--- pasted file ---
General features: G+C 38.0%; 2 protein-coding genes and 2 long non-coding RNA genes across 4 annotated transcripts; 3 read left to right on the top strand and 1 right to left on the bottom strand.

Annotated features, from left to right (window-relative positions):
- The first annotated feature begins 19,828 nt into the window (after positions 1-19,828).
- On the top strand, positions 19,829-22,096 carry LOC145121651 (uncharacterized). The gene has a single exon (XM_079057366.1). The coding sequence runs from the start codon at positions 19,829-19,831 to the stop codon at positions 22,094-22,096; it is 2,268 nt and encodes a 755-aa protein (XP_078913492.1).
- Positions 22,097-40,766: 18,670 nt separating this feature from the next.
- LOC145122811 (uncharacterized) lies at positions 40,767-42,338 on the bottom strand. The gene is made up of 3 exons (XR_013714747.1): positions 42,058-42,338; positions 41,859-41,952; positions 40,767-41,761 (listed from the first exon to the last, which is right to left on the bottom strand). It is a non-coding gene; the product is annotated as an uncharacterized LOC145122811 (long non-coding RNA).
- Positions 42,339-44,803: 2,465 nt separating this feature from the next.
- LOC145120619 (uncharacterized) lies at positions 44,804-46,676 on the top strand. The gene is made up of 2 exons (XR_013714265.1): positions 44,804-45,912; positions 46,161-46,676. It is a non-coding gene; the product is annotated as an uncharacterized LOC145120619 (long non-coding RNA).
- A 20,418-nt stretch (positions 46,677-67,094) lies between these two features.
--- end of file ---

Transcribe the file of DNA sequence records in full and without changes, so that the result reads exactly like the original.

General features: G+C 38.0%; 2 protein-coding genes and 2 long non-coding RNA genes across 4 annotated transcripts; 3 read left to right on the top strand and 1 right to left on the bottom strand.

Annotated features, from left to right (window-relative positions):
- The first annotated feature begins 19,828 nt into the window (after positions 1-19,828).
- On the top strand, positions 19,829-22,096 carry LOC145121651 (uncharacterized). The gene has a single exon (XM_079057366.1). The coding sequence runs from the start codon at positions 19,829-19,831 to the stop codon at positions 22,094-22,096; it is 2,268 nt and encodes a 755-aa protein (XP_078913492.1).
- Positions 22,097-40,766: 18,670 nt separating this feature from the next.
- LOC145122811 (uncharacterized) lies at positions 40,767-42,338 on the bottom strand. The gene is made up of 3 exons (XR_013714747.1): positions 42,058-42,338; positions 41,859-41,952; positions 40,767-41,761 (listed from the first exon to the last, which is right to left on the bottom strand). It is a non-coding gene; the product is annotated as an uncharacterized LOC145122811 (long non-coding RNA).
- Positions 42,339-44,803: 2,465 nt separating this feature from the next.
- LOC145120619 (uncharacterized) lies at positions 44,804-46,676 on the top strand. The gene is made up of 2 exons (XR_013714265.1): positions 44,804-45,912; positions 46,161-46,676. It is a non-coding gene; the product is annotated as an uncharacterized LOC145120619 (long non-coding RNA).
- A 20,418-nt stretch (positions 46,677-67,094) lies between these two features.